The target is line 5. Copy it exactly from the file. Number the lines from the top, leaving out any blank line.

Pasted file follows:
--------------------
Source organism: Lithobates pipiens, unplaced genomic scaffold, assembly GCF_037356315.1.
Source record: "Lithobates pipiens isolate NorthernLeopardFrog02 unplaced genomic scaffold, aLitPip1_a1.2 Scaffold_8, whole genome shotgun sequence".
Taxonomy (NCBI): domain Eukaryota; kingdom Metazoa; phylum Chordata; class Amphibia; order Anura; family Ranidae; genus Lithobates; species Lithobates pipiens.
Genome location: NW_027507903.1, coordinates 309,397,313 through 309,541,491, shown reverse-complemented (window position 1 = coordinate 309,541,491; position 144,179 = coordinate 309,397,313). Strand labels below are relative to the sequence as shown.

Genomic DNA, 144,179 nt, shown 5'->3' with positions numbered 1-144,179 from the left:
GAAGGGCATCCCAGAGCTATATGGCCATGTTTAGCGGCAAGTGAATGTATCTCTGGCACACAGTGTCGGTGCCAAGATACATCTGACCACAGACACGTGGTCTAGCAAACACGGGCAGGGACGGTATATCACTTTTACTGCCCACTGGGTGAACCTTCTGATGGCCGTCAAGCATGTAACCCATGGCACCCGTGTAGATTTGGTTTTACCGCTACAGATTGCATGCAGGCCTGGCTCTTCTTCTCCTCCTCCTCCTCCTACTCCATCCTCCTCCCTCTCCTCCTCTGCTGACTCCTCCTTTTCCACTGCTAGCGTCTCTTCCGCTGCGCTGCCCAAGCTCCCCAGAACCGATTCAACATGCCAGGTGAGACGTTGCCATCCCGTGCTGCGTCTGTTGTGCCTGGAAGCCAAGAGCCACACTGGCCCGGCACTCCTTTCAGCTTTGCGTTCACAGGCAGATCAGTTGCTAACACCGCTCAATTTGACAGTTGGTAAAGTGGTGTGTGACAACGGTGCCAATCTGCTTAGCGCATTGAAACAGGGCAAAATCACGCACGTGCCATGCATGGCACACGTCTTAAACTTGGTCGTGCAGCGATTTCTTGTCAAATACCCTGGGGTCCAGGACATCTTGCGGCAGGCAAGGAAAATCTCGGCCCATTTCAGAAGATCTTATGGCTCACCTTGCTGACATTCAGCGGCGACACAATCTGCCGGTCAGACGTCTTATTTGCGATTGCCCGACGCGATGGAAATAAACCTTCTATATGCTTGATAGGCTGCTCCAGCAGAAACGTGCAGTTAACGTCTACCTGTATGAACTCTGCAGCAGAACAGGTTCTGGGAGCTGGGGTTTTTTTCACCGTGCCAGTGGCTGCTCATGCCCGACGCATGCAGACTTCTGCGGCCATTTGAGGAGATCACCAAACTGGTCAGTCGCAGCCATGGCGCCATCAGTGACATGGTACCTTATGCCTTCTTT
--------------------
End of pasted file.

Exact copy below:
Genomic DNA, 144,179 nt, shown 5'->3' with positions numbered 1-144,179 from the left: